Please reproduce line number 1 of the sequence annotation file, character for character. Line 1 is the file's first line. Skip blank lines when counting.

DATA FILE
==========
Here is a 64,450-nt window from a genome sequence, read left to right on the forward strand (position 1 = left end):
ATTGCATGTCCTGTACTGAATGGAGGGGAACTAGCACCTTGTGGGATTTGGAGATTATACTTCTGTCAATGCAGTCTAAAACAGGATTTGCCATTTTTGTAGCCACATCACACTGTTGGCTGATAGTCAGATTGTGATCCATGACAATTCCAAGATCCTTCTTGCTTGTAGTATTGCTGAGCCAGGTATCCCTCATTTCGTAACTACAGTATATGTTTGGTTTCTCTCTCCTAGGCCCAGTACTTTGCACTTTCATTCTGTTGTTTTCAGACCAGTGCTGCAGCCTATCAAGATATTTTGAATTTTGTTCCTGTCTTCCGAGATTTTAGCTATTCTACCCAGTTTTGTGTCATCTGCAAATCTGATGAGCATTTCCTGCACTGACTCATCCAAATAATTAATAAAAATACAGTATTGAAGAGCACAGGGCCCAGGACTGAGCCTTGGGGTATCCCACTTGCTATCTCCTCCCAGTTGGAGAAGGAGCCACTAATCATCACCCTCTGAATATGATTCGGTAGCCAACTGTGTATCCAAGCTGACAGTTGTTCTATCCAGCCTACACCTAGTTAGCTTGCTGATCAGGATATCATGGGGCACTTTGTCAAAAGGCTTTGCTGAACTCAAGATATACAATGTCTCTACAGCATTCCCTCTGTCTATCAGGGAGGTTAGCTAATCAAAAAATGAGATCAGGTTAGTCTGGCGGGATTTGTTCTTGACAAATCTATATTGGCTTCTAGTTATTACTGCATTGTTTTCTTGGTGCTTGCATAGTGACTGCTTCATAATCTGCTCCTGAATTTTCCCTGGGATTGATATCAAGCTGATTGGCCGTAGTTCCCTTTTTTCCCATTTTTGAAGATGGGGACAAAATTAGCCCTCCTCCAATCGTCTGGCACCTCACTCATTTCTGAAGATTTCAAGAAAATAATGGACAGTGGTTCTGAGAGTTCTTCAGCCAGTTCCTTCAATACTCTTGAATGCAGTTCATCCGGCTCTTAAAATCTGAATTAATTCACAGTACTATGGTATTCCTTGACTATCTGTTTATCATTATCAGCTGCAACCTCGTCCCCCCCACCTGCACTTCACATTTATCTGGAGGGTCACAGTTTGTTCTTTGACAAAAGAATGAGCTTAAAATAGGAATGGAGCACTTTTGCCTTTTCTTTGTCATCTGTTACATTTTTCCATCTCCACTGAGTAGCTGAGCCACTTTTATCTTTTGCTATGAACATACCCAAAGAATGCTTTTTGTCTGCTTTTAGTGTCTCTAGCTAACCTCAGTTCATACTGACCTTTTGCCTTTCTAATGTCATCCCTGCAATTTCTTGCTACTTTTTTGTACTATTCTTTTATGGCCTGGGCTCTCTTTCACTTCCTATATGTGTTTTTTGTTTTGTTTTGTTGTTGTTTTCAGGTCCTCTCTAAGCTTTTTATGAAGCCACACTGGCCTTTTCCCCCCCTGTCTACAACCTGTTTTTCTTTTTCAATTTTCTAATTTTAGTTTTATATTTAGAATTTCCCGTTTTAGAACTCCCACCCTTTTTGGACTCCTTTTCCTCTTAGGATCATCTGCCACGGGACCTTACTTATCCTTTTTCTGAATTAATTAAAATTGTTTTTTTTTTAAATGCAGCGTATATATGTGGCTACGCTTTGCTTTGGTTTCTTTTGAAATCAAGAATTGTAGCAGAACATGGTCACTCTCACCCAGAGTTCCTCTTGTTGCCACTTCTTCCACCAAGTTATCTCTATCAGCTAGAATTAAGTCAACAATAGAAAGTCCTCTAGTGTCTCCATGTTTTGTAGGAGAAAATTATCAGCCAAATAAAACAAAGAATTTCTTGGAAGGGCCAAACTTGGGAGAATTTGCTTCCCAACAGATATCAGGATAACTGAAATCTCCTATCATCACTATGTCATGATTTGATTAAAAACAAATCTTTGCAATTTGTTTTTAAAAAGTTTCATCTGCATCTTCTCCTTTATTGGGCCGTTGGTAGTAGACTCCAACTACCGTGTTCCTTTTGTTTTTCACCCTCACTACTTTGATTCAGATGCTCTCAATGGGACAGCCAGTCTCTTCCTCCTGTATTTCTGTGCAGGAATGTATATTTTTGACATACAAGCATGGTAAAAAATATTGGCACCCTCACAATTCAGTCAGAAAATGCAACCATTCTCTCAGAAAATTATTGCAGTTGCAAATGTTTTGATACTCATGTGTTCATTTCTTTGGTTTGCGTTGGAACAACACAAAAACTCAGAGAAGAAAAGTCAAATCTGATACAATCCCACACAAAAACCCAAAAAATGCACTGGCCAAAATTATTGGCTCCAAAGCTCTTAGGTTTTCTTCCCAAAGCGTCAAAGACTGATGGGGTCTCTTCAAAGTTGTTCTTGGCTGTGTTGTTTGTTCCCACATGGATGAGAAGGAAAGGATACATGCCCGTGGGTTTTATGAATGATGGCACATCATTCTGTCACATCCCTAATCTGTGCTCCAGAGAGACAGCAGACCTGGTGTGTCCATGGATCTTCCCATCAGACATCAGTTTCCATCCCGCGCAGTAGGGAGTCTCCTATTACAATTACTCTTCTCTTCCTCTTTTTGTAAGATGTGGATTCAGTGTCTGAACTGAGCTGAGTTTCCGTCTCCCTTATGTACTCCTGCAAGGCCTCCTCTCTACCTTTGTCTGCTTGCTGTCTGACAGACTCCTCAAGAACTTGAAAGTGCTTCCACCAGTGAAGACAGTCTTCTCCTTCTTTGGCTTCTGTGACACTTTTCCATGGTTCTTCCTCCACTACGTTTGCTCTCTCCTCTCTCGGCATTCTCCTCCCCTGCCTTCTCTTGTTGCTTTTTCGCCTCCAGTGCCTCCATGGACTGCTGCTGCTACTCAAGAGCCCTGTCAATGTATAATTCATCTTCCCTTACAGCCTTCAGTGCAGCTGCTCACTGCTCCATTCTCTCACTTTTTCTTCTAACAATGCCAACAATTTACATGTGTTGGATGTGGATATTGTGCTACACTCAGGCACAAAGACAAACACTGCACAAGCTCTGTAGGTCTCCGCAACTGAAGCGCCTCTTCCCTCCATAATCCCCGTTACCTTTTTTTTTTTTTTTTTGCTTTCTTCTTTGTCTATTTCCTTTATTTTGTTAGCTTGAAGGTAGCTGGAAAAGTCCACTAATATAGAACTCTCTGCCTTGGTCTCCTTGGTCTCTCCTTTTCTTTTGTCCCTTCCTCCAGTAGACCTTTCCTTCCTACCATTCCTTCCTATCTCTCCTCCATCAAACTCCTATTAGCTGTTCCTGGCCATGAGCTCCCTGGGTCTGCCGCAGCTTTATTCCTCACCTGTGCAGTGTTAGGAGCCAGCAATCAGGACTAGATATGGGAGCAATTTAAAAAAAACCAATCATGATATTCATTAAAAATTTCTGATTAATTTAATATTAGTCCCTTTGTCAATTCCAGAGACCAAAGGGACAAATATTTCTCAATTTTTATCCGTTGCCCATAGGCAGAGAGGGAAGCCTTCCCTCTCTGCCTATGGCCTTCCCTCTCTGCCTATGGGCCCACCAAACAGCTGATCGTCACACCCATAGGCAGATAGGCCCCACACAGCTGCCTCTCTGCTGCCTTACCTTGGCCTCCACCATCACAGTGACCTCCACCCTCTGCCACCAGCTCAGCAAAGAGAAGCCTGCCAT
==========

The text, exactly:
Here is a 64,450-nt window from a genome sequence, read left to right on the forward strand (position 1 = left end):